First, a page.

According to Archer, the process overcomes the key technological barrier of demonstrating the possibility of qubit scalability in the fabrication of a working chip prototype.
The ability to directly position individual qubits is a key requirement for building a scalable chip.
Archer said that to achieve this, it uses a carbon-based qubit that has the potential to enable chip operation at room-temperature, as well as integrate with modern devices.
The process was performed with nanometre scale accuracy on silicon and is repeatable and reproducible, Archer said. The process, however, is not limited to silicon.
"This level of positional accuracy and control is required to build a working prototype, and the process allows Archer to quickly build and test quantum information processing devices incorporating a number of qubits; individual qubits; or a combination of both, which is necessary to meet Archer's aim of building a chip for a practical quantum computer," the company said in a statement.
"This outstanding achievement further strengthens our commercial readiness, as we've met a key milestone in derisking and progressing the chip technology development, while demonstrating a key success factor [of a scalable qubit architecture] the quantum computing community commonly uses to qualify the most promising early-stage, long-term potential solutions to practical quantum computing," Archer CEO Dr Mohammad Choucair added.
Archer is building chip prototypes at the Research and Prototype Foundry out of the University of Sydney's AU$150 million Sydney Nanoscience Hub.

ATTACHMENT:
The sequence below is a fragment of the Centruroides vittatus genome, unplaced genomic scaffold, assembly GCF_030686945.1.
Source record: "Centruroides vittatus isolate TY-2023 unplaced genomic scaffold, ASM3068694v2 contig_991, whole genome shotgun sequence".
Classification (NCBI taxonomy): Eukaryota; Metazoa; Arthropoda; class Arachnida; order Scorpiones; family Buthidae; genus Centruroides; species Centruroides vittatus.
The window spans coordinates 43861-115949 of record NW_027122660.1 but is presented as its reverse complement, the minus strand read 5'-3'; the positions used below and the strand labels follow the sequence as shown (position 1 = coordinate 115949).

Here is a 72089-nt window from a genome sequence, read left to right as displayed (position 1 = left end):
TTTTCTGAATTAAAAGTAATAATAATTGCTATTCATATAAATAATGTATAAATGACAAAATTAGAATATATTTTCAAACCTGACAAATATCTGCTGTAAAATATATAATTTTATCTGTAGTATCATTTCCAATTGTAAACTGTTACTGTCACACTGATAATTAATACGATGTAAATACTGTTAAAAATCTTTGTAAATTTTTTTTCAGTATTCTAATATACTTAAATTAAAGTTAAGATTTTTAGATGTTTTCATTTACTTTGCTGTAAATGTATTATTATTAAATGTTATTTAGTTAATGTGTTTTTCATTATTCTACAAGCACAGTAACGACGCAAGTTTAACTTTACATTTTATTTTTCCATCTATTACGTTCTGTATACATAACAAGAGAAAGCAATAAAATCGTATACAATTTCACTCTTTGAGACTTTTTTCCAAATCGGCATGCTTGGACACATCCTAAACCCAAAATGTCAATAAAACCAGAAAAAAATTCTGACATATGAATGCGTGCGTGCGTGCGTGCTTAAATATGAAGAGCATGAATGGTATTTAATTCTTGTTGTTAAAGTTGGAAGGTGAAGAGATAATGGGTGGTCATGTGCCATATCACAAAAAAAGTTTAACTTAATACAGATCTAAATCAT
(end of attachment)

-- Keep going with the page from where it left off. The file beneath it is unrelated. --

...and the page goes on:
Archer in April received a AU$15,000 NSW TechVoucher from the New South Wales government to give it access to facilities at the Research and Prototype Foundry to build chip prototypes.
Archer said it intends to continue development of the 12CQ qubit processor chip by completing the next stages of component assembly, which see it work towards a proof-of-concept prototype chip.
The prototype chip validation is required to establish a minimum viable product, Archer said.
It would be the harbinger of an entirely new medium of calculation, harnessing the inexplicable powers of subatomic particles to obliterate the barriers of time in solving incalculable problems. Your part in making it happen may simply be to convince yourself that black is white and up is down.
There's always a blue sky technology waiting in the wings, and for enterprise computing, quantum computing takes that role. With Satya Nadella convening a panel of Microsoft's best physicists at the end of his Ignite conference keynote, it's fair time to ask, what will this mean to the enterprise and how long will the adoption curve take?